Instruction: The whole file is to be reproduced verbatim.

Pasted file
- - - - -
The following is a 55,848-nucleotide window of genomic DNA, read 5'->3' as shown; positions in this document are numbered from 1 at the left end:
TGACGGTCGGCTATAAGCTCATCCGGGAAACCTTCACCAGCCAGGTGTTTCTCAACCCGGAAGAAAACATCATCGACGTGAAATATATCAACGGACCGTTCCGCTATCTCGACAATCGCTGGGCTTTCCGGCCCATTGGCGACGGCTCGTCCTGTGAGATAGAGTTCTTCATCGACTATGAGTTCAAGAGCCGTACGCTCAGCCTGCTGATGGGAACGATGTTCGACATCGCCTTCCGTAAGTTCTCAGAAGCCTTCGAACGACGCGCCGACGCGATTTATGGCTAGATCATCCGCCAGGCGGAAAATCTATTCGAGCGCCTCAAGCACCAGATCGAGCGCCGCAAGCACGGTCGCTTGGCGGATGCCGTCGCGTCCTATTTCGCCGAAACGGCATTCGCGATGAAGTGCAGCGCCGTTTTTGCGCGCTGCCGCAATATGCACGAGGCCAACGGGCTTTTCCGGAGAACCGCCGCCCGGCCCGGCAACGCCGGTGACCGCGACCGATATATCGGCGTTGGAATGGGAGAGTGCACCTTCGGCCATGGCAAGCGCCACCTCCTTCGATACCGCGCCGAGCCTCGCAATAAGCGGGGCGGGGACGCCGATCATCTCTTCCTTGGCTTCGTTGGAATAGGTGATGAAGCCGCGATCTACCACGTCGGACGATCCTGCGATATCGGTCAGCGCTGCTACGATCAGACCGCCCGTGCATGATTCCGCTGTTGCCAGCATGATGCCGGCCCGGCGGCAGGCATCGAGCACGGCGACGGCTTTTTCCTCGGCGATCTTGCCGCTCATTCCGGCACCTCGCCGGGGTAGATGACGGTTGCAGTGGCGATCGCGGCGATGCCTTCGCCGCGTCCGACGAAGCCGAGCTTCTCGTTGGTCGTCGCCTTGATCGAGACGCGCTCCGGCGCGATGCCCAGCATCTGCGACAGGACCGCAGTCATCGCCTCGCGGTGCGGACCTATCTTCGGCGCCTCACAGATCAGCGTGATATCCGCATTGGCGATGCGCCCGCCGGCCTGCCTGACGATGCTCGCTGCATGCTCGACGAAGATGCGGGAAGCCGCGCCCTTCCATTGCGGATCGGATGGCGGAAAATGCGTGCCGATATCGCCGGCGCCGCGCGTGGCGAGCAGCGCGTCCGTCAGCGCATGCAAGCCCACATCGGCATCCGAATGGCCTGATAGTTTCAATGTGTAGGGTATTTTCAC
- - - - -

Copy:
The following is a 55,848-nucleotide window of genomic DNA, read 5'->3' as shown; positions in this document are numbered from 1 at the left end:
TGACGGTCGGCTATAAGCTCATCCGGGAAACCTTCACCAGCCAGGTGTTTCTCAACCCGGAAGAAAACATCATCGACGTGAAATATATCAACGGACCGTTCCGCTATCTCGACAATCGCTGGGCTTTCCGGCCCATTGGCGACGGCTCGTCCTGTGAGATAGAGTTCTTCATCGACTATGAGTTCAAGAGCCGTACGCTCAGCCTGCTGATGGGAACGATGTTCGACATCGCCTTCCGTAAGTTCTCAGAAGCCTTCGAACGACGCGCCGACGCGATTTATGGCTAGATCATCCGCCAGGCGGAAAATCTATTCGAGCGCCTCAAGCACCAGATCGAGCGCCGCAAGCACGGTCGCTTGGCGGATGCCGTCGCGTCCTATTTCGCCGAAACGGCATTCGCGATGAAGTGCAGCGCCGTTTTTGCGCGCTGCCGCAATATGCACGAGGCCAACGGGCTTTTCCGGAGAACCGCCGCCCGGCCCGGCAACGCCGGTGACCGCGACCGATATATCGGCGTTGGAATGGGAGAGTGCACCTTCGGCCATGGCAAGCGCCACCTCCTTCGATACCGCGCCGAGCCTCGCAATAAGCGGGGCGGGGACGCCGATCATCTCTTCCTTGGCTTCGTTGGAATAGGTGATGAAGCCGCGATCTACCACGTCGGACGATCCTGCGATATCGGTCAGCGCTGCTACGATCAGACCGCCCGTGCATGATTCCGCTGTTGCCAGCATGATGCCGGCCCGGCGGCAGGCATCGAGCACGGCGACGGCTTTTTCCTCGGCGATCTTGCCGCTCATTCCGGCACCTCGCCGGGGTAGATGACGGTTGCAGTGGCGATCGCGGCGATGCCTTCGCCGCGTCCGACGAAGCCGAGCTTCTCGTTGGTCGTCGCCTTGATCGAGACGCGCTCCGGCGCGATGCCCAGCATCTGCGACAGGACCGCAGTCATCGCCTCGCGGTGCGGACCTATCTTCGGCGCCTCACAGATCAGCGTGATATCCGCATTGGCGATGCGCCCGCCGGCCTGCCTGACGATGCTCGCTGCATGCTCGACGAAGATGCGGGAAGCCGCGCCCTTCCATTGCGGATCGGATGGCGGAAAATGCGTGCCGATATCGCCGGCGCCGCGCGTGGCGAGCAGCGCGTCCGTCAGCGCATGCAAGCCCACATCGGCATCCGAATGGCCTGATAGTTTCAATGTGTAGGGTATTTTCAC